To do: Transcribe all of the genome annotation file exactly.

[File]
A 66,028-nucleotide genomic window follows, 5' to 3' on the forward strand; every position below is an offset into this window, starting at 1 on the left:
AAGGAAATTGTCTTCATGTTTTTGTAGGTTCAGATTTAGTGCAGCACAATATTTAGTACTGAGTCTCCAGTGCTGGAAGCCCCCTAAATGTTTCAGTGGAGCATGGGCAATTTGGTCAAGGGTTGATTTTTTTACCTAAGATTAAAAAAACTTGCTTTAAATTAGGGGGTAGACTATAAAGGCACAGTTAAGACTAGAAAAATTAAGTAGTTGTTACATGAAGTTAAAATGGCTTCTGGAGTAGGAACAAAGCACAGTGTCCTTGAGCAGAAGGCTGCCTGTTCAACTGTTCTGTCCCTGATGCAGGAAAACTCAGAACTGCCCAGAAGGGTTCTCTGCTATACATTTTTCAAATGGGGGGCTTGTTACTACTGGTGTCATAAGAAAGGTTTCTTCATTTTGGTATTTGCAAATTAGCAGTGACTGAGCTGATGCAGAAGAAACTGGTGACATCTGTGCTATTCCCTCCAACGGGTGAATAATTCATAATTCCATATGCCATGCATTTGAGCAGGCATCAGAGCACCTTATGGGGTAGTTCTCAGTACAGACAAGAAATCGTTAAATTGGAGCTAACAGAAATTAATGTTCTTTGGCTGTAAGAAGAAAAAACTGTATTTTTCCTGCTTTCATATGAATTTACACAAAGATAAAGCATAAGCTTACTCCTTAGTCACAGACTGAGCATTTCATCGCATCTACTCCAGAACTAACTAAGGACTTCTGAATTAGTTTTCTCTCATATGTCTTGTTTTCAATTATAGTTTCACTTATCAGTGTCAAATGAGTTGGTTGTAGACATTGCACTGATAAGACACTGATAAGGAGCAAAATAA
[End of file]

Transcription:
A 66,028-nucleotide genomic window follows, 5' to 3' on the forward strand; every position below is an offset into this window, starting at 1 on the left:
AAGGAAATTGTCTTCATGTTTTTGTAGGTTCAGATTTAGTGCAGCACAATATTTAGTACTGAGTCTCCAGTGCTGGAAGCCCCCTAAATGTTTCAGTGGAGCATGGGCAATTTGGTCAAGGGTTGATTTTTTTACCTAAGATTAAAAAAACTTGCTTTAAATTAGGGGGTAGACTATAAAGGCACAGTTAAGACTAGAAAAATTAAGTAGTTGTTACATGAAGTTAAAATGGCTTCTGGAGTAGGAACAAAGCACAGTGTCCTTGAGCAGAAGGCTGCCTGTTCAACTGTTCTGTCCCTGATGCAGGAAAACTCAGAACTGCCCAGAAGGGTTCTCTGCTATACATTTTTCAAATGGGGGGCTTGTTACTACTGGTGTCATAAGAAAGGTTTCTTCATTTTGGTATTTGCAAATTAGCAGTGACTGAGCTGATGCAGAAGAAACTGGTGACATCTGTGCTATTCCCTCCAACGGGTGAATAATTCATAATTCCATATGCCATGCATTTGAGCAGGCATCAGAGCACCTTATGGGGTAGTTCTCAGTACAGACAAGAAATCGTTAAATTGGAGCTAACAGAAATTAATGTTCTTTGGCTGTAAGAAGAAAAAACTGTATTTTTCCTGCTTTCATATGAATTTACACAAAGATAAAGCATAAGCTTACTCCTTAGTCACAGACTGAGCATTTCATCGCATCTACTCCAGAACTAACTAAGGACTTCTGAATTAGTTTTCTCTCATATGTCTTGTTTTCAATTATAGTTTCACTTATCAGTGTCAAATGAGTTGGTTGTAGACATTGCACTGATAAGACACTGATAAGGAGCAAAATAA